On Election Day, Maricopa County, Arizona was at the focus of controversy.
Residents were allegedly turned away from polling stations, while others were had to wait in queues with wait times exceeding several hours in some instances. The Western Journal received over 20 unique recordings of Arizona voters detailing the numerous obstacles they experienced when attempting to vote.
According to election officials, twenty percent of voting stations around the county had defective vote tabulators.
Multiple reports indicate that those authorities understated the severity of the situation. According to further reporting by The Washington Post and KNTX-TV, 70 sites, or more than 30 percent, experienced problems with tabulators.
Later, Rasmussen Reports stated that even this figure was a gross underestimation, alleging that 48 percent of polling places had malfunctioning voting machines on Election Day.
Update: New – 48% of Maricopa election centers had printer or tabulator malfunctions on election day, not the previously estimated 20%. And no such widespread issues were reported during the early voting period that preceded election day and used the very same equipment. Wow. https://t.co/EEzH2LbcZs
— Rasmussen Reports (@Rasmussen_Poll) November 17, 2022
Currently the line at Deer Valley Airport to wait for the TABULATORS. Poll workers encouraging people to use the drop boxes. NOBODY IS LEAVING. Wait times are close to 2 hours to scan your ballot. #RedTsunami2022 @KariLake @AbrahamHamadeh @RealMarkFinchem @christianllamar pic.twitter.com/UwM0LN47az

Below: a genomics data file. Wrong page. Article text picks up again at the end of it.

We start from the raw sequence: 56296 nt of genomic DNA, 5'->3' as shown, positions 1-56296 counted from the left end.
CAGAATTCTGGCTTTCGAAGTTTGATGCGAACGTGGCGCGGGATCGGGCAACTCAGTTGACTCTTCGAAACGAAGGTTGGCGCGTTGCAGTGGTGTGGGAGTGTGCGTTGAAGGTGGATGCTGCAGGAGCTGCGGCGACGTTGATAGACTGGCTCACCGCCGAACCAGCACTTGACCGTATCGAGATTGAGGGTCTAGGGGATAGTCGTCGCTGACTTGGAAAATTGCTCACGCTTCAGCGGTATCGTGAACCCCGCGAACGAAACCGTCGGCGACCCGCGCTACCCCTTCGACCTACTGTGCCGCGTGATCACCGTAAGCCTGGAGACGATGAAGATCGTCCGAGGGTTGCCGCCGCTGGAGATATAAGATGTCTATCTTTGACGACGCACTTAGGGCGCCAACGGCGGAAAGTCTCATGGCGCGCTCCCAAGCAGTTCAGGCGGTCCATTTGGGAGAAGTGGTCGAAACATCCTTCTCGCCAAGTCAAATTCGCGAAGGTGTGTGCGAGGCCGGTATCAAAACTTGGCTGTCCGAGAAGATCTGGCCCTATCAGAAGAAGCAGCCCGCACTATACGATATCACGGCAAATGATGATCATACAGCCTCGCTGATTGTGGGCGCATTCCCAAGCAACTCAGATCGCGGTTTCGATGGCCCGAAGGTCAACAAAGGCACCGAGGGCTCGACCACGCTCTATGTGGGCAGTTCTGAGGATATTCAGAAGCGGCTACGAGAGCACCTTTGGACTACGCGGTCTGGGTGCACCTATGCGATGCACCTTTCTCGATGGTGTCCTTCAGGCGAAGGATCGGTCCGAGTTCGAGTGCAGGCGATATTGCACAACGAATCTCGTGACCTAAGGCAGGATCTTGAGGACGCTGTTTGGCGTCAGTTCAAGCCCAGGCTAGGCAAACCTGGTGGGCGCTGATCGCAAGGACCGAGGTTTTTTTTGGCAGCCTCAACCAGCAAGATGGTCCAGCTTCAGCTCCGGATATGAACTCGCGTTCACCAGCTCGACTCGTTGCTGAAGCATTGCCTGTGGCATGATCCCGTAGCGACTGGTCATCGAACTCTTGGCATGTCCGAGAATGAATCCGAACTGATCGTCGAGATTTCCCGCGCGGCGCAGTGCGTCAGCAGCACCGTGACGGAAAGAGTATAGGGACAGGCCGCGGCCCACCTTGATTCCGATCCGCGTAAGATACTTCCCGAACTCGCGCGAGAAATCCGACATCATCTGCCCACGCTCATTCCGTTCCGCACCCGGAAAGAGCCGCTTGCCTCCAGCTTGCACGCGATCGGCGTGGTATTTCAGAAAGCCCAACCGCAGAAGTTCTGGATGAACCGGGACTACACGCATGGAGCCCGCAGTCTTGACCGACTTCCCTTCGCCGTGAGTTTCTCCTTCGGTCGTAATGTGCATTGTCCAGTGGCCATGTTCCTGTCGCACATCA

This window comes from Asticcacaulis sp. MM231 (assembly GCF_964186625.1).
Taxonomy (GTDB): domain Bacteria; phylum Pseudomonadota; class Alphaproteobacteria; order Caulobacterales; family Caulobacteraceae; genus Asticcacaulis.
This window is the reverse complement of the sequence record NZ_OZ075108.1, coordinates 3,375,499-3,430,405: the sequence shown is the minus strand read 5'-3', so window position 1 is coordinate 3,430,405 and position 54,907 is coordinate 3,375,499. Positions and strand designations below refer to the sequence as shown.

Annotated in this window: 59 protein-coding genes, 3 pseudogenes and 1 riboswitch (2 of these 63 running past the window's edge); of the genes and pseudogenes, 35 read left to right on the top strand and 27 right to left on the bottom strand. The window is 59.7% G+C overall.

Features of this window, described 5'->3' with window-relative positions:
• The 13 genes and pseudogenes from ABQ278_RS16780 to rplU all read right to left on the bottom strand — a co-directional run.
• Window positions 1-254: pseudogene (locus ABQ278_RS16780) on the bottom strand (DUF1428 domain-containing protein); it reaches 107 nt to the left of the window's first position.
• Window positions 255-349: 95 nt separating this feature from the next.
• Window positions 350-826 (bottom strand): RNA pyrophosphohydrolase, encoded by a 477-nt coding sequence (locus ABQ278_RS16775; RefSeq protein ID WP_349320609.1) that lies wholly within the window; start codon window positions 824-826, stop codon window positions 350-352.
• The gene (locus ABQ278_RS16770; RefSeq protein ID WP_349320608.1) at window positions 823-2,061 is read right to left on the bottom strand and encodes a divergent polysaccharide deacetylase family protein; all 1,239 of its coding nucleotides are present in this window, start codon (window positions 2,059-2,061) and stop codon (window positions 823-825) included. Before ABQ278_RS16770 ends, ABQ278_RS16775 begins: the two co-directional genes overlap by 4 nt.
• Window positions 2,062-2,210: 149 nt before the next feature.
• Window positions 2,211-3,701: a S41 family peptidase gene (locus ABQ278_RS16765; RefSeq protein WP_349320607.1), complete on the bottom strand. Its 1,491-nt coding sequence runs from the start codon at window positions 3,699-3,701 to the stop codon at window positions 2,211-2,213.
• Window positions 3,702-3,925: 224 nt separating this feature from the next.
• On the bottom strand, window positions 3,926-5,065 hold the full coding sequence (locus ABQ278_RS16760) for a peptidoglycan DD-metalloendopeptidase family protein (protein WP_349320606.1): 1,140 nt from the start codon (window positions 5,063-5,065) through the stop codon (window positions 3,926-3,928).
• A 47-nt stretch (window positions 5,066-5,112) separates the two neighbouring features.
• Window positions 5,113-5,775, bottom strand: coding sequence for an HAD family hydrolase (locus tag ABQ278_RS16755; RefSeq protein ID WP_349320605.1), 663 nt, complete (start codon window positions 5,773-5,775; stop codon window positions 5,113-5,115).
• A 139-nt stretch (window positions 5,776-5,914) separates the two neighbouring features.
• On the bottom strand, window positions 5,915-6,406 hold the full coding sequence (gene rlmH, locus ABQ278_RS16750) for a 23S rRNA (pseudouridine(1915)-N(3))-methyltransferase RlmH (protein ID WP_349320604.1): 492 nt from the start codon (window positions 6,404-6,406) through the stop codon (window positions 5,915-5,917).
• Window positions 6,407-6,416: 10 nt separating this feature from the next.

— James Blanchard (@_chinfullofwin) November 9, 2022
One of these election officials, Maricopa County Board of Supervisors Chairman Bill Gates, vanished on the same day.
We now see why.
CNN said on Tuesday that Gates was relocated to a “undisclosed location” after threats were made against his safety.
Under the protection of the local sheriff’s office, Gates spent the night of November 8 at the site while Maricopa County remained mired in scandal over its voting irregularities.
More on this story via The Western Journal:
While states like Arizona, Nevada and California were still counting votes days after the election, others, like Florida, counted all of their votes on election night, WFTX-TV reported. CONTINUE READING…